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Visiting Sacred Grounds in National Park Monuments

A waterfall in Pipestone National Monument, Minnesota.

A waterfall in Pipestone National Monument, Minnesota.

The year 2016 is the 100th anniversary of the U.S. National Park Service. Adventurer and traveler Mikah Meyer is celebrating in a big way. He is traveling all across America. He plans to visit each of the more than 400 National Park Service sites.

Meyer is 30 years old. If he reaches his goal, he will become the youngest person to visit all of the sites within the National Park Service. He will also be the only person to ever do so in one trip.

He started his journey in Washington, DC, in June. Since then, he has visited more than 30 sites.

The Voice of America has been following Meyer on the road. His photos and blog provide audiences with a virtual view of some of the most beautiful places within the park system.

Meyer recently traveled around the northern U.S. states. During his travels, he visited two park service sites that Native Americans considered sacred.

Pipestone National Monument

The Pipestone National Monument is in southwestern Minnesota. It was created in recognition of the red pipestone found in the area.

Mikah stands above a pipestone quarry. Native Americans use the red stone to make ceremonial pipes.

Mikah stands above a pipestone quarry. Native Americans use the red stone to make ceremonial pipes.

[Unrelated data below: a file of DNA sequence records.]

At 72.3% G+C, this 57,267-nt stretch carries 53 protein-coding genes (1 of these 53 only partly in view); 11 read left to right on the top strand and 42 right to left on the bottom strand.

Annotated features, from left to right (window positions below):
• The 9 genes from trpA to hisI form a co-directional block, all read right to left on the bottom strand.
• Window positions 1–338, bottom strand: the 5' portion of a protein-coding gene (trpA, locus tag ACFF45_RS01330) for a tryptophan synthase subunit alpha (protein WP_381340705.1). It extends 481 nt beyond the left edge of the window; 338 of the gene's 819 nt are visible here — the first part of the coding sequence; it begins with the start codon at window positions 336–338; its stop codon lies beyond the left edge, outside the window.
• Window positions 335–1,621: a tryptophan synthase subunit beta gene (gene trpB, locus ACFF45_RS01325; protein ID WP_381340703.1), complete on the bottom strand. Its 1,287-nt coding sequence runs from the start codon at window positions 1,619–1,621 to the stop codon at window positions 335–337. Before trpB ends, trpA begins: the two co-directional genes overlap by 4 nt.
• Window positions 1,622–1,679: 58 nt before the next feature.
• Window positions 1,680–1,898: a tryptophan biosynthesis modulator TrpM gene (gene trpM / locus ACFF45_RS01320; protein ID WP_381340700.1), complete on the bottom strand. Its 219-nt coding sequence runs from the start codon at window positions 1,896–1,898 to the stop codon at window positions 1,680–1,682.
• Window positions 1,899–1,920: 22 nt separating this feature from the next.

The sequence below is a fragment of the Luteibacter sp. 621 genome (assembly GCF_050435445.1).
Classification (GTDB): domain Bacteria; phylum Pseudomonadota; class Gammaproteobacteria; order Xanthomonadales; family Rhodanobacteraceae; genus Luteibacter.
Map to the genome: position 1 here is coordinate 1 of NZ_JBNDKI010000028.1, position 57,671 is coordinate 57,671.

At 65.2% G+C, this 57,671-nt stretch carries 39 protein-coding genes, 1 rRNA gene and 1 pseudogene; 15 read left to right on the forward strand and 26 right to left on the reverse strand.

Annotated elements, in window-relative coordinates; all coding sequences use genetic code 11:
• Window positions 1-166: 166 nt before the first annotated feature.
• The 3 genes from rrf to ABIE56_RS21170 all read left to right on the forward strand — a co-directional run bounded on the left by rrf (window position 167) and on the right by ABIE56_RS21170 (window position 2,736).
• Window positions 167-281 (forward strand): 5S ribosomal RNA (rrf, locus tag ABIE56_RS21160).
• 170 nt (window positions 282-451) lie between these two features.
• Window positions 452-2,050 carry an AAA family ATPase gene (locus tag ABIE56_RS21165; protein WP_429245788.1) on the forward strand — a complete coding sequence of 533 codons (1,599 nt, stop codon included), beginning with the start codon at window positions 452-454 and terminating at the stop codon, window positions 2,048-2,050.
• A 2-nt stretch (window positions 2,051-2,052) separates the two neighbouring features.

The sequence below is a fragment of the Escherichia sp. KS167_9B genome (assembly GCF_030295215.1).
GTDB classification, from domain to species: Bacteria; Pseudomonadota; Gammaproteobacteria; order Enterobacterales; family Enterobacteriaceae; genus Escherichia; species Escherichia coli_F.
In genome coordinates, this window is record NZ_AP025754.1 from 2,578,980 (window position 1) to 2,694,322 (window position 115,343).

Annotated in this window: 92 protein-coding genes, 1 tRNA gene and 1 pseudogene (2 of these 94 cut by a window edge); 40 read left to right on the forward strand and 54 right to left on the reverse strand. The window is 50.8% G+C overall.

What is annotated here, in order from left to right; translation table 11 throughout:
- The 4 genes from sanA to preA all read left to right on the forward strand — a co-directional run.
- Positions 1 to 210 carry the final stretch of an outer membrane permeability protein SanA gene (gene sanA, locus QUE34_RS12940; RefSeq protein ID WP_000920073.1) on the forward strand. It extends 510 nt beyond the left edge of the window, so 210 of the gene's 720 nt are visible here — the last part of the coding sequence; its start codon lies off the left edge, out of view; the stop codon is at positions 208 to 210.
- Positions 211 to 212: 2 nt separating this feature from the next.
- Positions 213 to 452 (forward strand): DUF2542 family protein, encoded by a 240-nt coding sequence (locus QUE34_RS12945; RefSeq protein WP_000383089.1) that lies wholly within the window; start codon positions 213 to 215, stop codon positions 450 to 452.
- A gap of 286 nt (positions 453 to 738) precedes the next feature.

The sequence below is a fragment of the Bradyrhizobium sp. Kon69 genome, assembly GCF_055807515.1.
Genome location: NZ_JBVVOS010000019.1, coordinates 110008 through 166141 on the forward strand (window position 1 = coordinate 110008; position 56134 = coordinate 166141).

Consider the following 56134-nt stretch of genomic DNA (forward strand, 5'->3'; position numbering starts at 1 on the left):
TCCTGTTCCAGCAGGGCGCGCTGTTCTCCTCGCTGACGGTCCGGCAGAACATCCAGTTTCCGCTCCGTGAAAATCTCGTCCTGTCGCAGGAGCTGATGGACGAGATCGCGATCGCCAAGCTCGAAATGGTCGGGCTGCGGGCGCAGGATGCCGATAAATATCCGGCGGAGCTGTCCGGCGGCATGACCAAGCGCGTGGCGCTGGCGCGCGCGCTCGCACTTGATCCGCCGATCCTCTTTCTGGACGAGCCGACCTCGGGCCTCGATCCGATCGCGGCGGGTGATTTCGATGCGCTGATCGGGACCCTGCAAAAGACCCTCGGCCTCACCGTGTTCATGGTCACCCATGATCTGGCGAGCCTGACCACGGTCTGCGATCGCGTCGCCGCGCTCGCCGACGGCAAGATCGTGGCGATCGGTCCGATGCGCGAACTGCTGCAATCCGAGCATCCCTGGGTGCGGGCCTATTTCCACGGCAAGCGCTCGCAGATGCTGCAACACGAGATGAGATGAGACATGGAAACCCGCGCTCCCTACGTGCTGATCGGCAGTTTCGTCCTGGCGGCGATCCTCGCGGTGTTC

The special stone is the main reason the place has been sacred to Native Americans for several hundred years. They used the stone to make pipes for prayer services.

During his visit, Meyer said he watched a park staff member making pipes at the park’s gift shop. The staff let Meyer use some tools to work with the stone himself.

Mikah holds a piece of red pipestone.

Mikah holds a piece of red pipestone.

“It was fun to be able to use it with your own hands,” Meyer said.

Effigy Mounds National Monument​

Another place that holds special meaning for Native Americans is a national monument in the state of Iowa. It is connected with the culture known today as the Effigy Moundbuilders.

Here in Iowa, there are more than 200 small hills, or mounds, of earth. They are in the shapes of birds, bears, deer, bison, turtles, and panthers. They sit in one of the most scenic parts of the Upper Mississippi River Valley. They are part of the Effigy Mounds National Monument.

The exact purpose of the mounds remains unclear. But Native Americans say ancestral stories describe the mounds as ceremonial and sacred sites. Archaeologists believe the effigy mounds may have marked hunting and gathering territories.

Meyer said he was happy to spend the week of the National Park Service’s official 100th birthday in places “that don't always get as much attention as other places within the park system.”

I’m Ashley Thompson.

Julie Taboh reported this story from Washington, DC. Ashley Thompson adapted it for VOA Learning English. Caty Weaver was the editor.

To follow Mikah Meyer and learn more about the places he visits go to his website or Facebook page.


Words in This Story

journey - n. an act of traveling from one place to another

virtual - adj. existing or occurring on computers or on the Internet

mounds - n. a small hill or pile of dirt or stones​

archaeologist - n. a scientist who deals with past human life and activities by studying the bones, tools, etc., of ancient people​

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